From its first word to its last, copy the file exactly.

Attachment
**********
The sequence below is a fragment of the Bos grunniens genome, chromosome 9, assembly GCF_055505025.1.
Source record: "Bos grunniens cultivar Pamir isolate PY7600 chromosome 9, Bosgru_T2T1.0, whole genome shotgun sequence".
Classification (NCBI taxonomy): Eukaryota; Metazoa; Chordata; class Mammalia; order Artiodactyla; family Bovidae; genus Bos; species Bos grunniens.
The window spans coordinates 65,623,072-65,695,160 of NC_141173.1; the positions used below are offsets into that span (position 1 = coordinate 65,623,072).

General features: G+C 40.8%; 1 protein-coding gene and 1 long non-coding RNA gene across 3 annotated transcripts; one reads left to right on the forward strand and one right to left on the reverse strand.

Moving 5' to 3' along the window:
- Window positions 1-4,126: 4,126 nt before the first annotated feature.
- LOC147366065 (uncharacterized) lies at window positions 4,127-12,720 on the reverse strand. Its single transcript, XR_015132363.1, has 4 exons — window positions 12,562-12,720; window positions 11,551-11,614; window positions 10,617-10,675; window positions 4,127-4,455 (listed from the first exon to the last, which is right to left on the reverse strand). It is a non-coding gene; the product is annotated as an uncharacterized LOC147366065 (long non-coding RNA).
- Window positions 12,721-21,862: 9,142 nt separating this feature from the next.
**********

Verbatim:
The sequence below is a fragment of the Bos grunniens genome, chromosome 9, assembly GCF_055505025.1.
Source record: "Bos grunniens cultivar Pamir isolate PY7600 chromosome 9, Bosgru_T2T1.0, whole genome shotgun sequence".
Classification (NCBI taxonomy): Eukaryota; Metazoa; Chordata; class Mammalia; order Artiodactyla; family Bovidae; genus Bos; species Bos grunniens.
The window spans coordinates 65,623,072-65,695,160 of NC_141173.1; the positions used below are offsets into that span (position 1 = coordinate 65,623,072).

General features: G+C 40.8%; 1 protein-coding gene and 1 long non-coding RNA gene across 3 annotated transcripts; one reads left to right on the forward strand and one right to left on the reverse strand.

Moving 5' to 3' along the window:
- Window positions 1-4,126: 4,126 nt before the first annotated feature.
- LOC147366065 (uncharacterized) lies at window positions 4,127-12,720 on the reverse strand. Its single transcript, XR_015132363.1, has 4 exons — window positions 12,562-12,720; window positions 11,551-11,614; window positions 10,617-10,675; window positions 4,127-4,455 (listed from the first exon to the last, which is right to left on the reverse strand). It is a non-coding gene; the product is annotated as an uncharacterized LOC147366065 (long non-coding RNA).
- Window positions 12,721-21,862: 9,142 nt separating this feature from the next.